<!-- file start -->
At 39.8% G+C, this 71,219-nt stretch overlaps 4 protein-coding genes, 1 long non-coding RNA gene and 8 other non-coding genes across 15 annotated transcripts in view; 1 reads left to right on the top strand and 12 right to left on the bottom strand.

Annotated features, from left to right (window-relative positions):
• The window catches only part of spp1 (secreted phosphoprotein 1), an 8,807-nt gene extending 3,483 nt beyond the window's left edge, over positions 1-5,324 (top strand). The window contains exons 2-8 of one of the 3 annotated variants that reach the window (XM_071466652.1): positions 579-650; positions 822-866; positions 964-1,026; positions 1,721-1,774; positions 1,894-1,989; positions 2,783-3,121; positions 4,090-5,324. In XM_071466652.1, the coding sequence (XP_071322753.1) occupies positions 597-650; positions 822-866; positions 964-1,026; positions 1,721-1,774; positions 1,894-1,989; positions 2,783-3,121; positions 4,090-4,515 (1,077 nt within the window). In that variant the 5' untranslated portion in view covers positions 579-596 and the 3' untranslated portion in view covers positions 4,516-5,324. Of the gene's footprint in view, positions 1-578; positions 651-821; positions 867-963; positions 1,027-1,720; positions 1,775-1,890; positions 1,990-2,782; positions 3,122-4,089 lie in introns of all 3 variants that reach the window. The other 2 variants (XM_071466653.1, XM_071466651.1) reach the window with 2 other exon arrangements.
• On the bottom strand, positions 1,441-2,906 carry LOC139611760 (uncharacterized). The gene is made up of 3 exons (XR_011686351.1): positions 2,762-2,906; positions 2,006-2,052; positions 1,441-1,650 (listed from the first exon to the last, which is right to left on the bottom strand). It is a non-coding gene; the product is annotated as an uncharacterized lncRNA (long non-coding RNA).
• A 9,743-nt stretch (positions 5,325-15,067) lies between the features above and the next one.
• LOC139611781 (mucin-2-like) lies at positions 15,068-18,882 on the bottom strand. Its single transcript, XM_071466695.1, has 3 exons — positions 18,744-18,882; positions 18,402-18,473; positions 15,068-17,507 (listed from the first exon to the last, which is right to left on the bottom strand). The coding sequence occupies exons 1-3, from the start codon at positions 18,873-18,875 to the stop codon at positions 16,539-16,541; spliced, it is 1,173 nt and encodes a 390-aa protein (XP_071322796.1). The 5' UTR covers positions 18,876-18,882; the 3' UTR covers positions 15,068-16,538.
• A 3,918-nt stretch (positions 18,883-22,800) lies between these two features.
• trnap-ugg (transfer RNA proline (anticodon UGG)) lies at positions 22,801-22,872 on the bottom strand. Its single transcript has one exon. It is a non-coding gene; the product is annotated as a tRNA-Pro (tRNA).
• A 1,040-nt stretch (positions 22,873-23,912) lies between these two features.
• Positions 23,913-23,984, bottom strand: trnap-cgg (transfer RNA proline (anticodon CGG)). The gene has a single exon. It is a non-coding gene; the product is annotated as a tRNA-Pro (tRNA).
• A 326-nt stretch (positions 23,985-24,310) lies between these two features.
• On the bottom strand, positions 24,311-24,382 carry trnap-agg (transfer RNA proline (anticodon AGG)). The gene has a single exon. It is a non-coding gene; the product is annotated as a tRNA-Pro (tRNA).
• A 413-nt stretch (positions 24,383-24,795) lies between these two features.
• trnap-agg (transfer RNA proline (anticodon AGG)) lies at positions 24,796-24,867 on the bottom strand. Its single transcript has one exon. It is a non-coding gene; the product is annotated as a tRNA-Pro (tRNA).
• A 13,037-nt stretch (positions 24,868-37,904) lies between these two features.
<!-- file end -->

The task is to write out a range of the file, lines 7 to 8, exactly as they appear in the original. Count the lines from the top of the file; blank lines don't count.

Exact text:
• A 3,918-nt stretch (positions 18,883-22,800) lies between these two features.
• trnap-ugg (transfer RNA proline (anticodon UGG)) lies at positions 22,801-22,872 on the bottom strand. Its single transcript has one exon. It is a non-coding gene; the product is annotated as a tRNA-Pro (tRNA).